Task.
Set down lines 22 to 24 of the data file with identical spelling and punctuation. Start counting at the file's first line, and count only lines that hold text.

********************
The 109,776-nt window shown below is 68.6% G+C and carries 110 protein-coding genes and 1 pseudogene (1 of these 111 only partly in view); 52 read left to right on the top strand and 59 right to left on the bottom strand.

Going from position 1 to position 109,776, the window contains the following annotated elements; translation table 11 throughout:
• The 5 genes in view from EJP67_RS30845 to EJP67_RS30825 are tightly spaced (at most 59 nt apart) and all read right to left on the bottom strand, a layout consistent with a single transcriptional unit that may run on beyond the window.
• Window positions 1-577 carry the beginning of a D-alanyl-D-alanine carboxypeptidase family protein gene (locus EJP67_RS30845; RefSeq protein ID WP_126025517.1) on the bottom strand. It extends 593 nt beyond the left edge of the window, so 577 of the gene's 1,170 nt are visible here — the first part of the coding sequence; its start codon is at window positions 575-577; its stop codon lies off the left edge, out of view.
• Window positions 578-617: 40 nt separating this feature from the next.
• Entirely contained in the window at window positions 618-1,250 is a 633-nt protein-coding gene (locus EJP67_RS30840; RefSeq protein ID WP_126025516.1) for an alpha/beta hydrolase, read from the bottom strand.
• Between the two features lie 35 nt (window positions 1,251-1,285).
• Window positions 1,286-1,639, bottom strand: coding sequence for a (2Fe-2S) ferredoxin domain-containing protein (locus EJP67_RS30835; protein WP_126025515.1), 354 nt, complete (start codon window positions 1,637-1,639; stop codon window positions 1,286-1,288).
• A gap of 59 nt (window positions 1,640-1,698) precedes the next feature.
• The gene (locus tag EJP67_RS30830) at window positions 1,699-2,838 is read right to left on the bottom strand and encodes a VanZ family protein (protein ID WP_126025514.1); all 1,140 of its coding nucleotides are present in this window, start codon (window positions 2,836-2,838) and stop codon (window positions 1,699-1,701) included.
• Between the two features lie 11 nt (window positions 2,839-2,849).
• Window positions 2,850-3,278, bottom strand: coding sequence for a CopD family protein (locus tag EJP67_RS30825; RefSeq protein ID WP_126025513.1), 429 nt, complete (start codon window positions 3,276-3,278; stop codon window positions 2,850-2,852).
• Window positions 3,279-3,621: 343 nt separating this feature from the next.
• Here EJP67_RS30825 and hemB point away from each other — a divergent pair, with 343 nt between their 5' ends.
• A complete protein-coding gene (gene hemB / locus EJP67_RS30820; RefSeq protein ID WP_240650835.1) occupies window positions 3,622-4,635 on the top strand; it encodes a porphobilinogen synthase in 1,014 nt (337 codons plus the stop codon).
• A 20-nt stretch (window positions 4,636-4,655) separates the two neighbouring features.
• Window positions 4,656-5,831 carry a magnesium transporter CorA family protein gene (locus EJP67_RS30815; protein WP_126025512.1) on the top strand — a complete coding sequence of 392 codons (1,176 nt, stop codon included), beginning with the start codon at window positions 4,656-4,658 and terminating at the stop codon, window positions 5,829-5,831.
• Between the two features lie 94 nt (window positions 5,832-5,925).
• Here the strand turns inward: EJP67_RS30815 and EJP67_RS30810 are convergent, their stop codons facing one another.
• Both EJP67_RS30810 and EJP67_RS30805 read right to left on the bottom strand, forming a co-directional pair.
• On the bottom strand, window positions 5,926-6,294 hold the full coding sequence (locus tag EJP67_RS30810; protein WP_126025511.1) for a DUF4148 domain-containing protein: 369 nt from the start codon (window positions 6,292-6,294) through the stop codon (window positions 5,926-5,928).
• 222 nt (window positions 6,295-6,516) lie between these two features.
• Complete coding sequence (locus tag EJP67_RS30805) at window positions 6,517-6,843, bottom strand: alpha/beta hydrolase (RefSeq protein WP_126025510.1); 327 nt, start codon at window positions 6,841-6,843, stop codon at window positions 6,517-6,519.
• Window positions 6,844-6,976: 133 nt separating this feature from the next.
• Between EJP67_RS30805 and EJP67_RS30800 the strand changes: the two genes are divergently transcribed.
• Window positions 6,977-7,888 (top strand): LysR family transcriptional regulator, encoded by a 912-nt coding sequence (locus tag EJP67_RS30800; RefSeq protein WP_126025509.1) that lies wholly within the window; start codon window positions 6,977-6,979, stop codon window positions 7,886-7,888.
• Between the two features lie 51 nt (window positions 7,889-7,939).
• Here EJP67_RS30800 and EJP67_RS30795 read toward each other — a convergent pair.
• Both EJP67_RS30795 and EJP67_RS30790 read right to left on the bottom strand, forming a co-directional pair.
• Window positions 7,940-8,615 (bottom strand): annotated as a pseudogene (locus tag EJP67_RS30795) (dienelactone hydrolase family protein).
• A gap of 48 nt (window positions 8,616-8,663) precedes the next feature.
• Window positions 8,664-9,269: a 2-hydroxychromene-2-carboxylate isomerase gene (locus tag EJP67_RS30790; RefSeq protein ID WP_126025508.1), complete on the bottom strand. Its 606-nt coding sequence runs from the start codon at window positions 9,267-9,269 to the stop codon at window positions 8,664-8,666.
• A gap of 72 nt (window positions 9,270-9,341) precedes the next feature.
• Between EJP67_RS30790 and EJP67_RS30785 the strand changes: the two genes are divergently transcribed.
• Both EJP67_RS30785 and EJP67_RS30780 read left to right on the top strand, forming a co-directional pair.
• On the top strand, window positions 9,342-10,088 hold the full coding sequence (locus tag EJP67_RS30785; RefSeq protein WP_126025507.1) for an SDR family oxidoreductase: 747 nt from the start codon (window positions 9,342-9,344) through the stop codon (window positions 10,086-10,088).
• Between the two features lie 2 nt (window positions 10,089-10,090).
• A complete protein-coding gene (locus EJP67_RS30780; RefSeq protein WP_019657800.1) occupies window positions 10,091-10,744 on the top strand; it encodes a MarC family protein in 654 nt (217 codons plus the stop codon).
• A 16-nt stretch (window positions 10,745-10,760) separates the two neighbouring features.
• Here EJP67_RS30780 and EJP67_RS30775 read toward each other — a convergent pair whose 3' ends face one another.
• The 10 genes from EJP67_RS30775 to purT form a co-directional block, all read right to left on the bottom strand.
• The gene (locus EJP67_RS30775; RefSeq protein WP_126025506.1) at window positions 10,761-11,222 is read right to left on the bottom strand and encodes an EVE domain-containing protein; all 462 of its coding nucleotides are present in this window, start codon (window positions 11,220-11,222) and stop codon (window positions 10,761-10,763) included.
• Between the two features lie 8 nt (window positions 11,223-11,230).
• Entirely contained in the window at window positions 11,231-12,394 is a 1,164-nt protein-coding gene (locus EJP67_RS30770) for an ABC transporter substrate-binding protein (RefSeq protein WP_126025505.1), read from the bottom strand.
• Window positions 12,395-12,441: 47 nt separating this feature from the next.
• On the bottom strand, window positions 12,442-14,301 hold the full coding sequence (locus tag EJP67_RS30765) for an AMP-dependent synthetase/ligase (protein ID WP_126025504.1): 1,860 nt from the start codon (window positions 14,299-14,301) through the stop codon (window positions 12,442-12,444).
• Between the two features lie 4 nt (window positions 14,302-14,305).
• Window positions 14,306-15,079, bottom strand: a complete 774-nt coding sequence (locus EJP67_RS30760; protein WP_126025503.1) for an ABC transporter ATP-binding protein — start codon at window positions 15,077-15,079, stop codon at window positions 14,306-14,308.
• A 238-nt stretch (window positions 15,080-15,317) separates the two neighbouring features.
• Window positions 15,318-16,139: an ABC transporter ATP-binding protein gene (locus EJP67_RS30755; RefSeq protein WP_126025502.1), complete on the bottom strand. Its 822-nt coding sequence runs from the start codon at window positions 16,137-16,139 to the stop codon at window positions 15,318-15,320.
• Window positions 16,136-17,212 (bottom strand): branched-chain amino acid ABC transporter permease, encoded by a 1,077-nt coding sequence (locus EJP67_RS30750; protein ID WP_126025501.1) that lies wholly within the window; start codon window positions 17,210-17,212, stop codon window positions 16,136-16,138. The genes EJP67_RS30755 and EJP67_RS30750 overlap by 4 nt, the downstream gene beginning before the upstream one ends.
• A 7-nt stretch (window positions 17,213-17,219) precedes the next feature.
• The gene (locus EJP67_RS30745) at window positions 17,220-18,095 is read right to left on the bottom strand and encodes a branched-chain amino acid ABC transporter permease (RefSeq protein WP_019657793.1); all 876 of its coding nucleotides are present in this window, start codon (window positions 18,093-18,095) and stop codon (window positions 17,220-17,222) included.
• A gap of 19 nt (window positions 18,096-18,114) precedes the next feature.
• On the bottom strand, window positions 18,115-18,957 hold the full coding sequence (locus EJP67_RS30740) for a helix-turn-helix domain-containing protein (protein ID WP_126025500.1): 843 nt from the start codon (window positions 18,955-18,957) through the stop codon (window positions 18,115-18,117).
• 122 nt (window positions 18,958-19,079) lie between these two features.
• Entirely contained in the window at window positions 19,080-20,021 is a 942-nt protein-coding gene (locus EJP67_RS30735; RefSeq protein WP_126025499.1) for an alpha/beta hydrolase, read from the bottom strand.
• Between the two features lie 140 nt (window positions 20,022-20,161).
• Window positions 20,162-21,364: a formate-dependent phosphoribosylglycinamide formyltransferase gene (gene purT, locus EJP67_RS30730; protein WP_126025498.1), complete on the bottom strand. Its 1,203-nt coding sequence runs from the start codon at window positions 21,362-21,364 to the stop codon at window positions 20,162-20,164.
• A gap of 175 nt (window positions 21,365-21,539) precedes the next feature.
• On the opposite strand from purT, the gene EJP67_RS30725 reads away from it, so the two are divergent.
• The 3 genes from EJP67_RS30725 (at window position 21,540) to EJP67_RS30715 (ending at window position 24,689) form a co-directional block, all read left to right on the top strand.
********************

• 222 nt (window positions 6,295-6,516) lie between these two features.
• Complete coding sequence (locus tag EJP67_RS30805) at window positions 6,517-6,843, bottom strand: alpha/beta hydrolase (RefSeq protein WP_126025510.1); 327 nt, start codon at window positions 6,841-6,843, stop codon at window positions 6,517-6,519.
• Window positions 6,844-6,976: 133 nt separating this feature from the next.